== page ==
If an insurance company has to act in good faith how does the insurance company for the people that caused the accident get away with treating people so badly?
In Texas, parties to a contract have a duty of good faith and fair dealing in the performance of the contract. Until the 1990's this duty applied to not only the parties to the contract but also to the "intended beneficiaries" of the contract. In the past, if you were injured by someone else's negligence and they had insurance covering their conduct then you were considered to be an intended beneficiary of the contract and the insurance company and their adjusters were obligated to act in good faith in handling the matter.
If the insurance adjusters got out of line then they could be sued for "bad faith" which is really just the breach of the duty of good faith and fair dealing. Using the bad faith laws the personal injury lawyers did a good job of policing the insurance companies and making them behave.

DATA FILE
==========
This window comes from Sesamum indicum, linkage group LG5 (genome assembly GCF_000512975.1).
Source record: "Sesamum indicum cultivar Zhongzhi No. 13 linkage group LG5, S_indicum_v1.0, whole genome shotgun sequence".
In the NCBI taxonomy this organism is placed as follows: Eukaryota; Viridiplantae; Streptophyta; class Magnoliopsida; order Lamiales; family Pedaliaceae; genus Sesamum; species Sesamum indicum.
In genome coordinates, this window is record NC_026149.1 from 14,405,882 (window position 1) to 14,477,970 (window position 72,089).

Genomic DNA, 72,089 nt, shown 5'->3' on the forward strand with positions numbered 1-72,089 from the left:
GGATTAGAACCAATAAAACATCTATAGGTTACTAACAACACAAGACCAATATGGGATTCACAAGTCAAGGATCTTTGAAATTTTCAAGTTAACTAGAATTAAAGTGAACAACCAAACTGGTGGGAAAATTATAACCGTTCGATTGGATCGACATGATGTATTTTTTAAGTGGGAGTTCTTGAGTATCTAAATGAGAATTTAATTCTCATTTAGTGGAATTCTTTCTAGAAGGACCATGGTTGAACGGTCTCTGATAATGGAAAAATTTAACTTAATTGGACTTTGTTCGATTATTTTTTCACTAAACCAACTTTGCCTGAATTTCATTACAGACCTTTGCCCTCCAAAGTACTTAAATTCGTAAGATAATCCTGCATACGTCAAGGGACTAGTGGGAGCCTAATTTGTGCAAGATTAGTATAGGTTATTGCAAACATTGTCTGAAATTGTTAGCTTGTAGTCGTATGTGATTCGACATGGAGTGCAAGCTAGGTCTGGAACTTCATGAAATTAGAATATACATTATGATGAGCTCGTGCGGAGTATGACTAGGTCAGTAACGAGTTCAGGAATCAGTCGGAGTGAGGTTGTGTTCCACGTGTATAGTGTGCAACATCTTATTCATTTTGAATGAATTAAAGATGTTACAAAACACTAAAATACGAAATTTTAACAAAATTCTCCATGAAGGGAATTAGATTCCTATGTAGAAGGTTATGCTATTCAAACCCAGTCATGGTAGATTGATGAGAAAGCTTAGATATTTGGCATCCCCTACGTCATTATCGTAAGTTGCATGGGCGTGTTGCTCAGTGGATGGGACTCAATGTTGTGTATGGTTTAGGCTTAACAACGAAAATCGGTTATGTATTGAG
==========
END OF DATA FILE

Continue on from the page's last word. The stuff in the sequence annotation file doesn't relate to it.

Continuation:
However, over the last 15 years the Texas courts have become increasingly "insurance friendly" and during the 1990's the duty of an insurance company to conduct themselves in good faith while handling claims against their negligent insureds was eliminated.
At this point if you have been hurt by someone else's negligence and their insurance company is treating you unfairly then your choice is either to just accept the abuse or to hire a lawyer that will file a lawsuit.
Many lawyers do not go to trial and the insurance companies take this into account when settling their client's claims. My law firm files lawsuits and goes to trial when necessary.